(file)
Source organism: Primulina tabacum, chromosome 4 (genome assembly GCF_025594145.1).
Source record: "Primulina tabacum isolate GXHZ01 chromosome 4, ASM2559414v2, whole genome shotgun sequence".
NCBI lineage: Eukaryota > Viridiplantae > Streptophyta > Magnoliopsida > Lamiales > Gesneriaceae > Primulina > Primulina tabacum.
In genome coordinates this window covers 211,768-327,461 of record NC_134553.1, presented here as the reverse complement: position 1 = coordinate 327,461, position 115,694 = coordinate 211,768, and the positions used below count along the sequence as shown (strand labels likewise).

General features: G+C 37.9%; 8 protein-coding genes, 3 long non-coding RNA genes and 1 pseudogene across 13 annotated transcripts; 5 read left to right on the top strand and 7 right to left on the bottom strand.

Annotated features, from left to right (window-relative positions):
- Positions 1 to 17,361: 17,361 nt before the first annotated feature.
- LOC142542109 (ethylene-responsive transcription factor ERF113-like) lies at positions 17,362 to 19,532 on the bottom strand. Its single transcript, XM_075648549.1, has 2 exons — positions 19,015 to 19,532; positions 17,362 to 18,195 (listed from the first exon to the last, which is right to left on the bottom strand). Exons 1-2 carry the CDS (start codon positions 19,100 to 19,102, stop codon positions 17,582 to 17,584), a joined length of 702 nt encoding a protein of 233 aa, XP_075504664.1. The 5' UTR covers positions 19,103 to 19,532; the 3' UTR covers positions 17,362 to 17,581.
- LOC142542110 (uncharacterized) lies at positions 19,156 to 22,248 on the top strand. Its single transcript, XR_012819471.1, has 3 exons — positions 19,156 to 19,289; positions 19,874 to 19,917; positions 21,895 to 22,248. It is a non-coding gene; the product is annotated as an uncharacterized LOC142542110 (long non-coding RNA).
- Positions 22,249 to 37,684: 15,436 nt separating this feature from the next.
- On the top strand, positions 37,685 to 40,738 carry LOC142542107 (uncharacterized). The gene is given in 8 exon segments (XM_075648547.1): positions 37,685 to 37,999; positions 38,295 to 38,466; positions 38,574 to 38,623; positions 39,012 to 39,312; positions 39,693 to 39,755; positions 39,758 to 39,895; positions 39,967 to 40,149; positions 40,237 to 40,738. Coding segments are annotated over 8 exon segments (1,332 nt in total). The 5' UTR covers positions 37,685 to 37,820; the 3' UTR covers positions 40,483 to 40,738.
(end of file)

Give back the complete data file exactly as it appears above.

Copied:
Source organism: Primulina tabacum, chromosome 4 (genome assembly GCF_025594145.1).
Source record: "Primulina tabacum isolate GXHZ01 chromosome 4, ASM2559414v2, whole genome shotgun sequence".
NCBI lineage: Eukaryota > Viridiplantae > Streptophyta > Magnoliopsida > Lamiales > Gesneriaceae > Primulina > Primulina tabacum.
In genome coordinates this window covers 211,768-327,461 of record NC_134553.1, presented here as the reverse complement: position 1 = coordinate 327,461, position 115,694 = coordinate 211,768, and the positions used below count along the sequence as shown (strand labels likewise).

General features: G+C 37.9%; 8 protein-coding genes, 3 long non-coding RNA genes and 1 pseudogene across 13 annotated transcripts; 5 read left to right on the top strand and 7 right to left on the bottom strand.

Annotated features, from left to right (window-relative positions):
- Positions 1 to 17,361: 17,361 nt before the first annotated feature.
- LOC142542109 (ethylene-responsive transcription factor ERF113-like) lies at positions 17,362 to 19,532 on the bottom strand. Its single transcript, XM_075648549.1, has 2 exons — positions 19,015 to 19,532; positions 17,362 to 18,195 (listed from the first exon to the last, which is right to left on the bottom strand). Exons 1-2 carry the CDS (start codon positions 19,100 to 19,102, stop codon positions 17,582 to 17,584), a joined length of 702 nt encoding a protein of 233 aa, XP_075504664.1. The 5' UTR covers positions 19,103 to 19,532; the 3' UTR covers positions 17,362 to 17,581.
- LOC142542110 (uncharacterized) lies at positions 19,156 to 22,248 on the top strand. Its single transcript, XR_012819471.1, has 3 exons — positions 19,156 to 19,289; positions 19,874 to 19,917; positions 21,895 to 22,248. It is a non-coding gene; the product is annotated as an uncharacterized LOC142542110 (long non-coding RNA).
- Positions 22,249 to 37,684: 15,436 nt separating this feature from the next.
- On the top strand, positions 37,685 to 40,738 carry LOC142542107 (uncharacterized). The gene is given in 8 exon segments (XM_075648547.1): positions 37,685 to 37,999; positions 38,295 to 38,466; positions 38,574 to 38,623; positions 39,012 to 39,312; positions 39,693 to 39,755; positions 39,758 to 39,895; positions 39,967 to 40,149; positions 40,237 to 40,738. Coding segments are annotated over 8 exon segments (1,332 nt in total). The 5' UTR covers positions 37,685 to 37,820; the 3' UTR covers positions 40,483 to 40,738.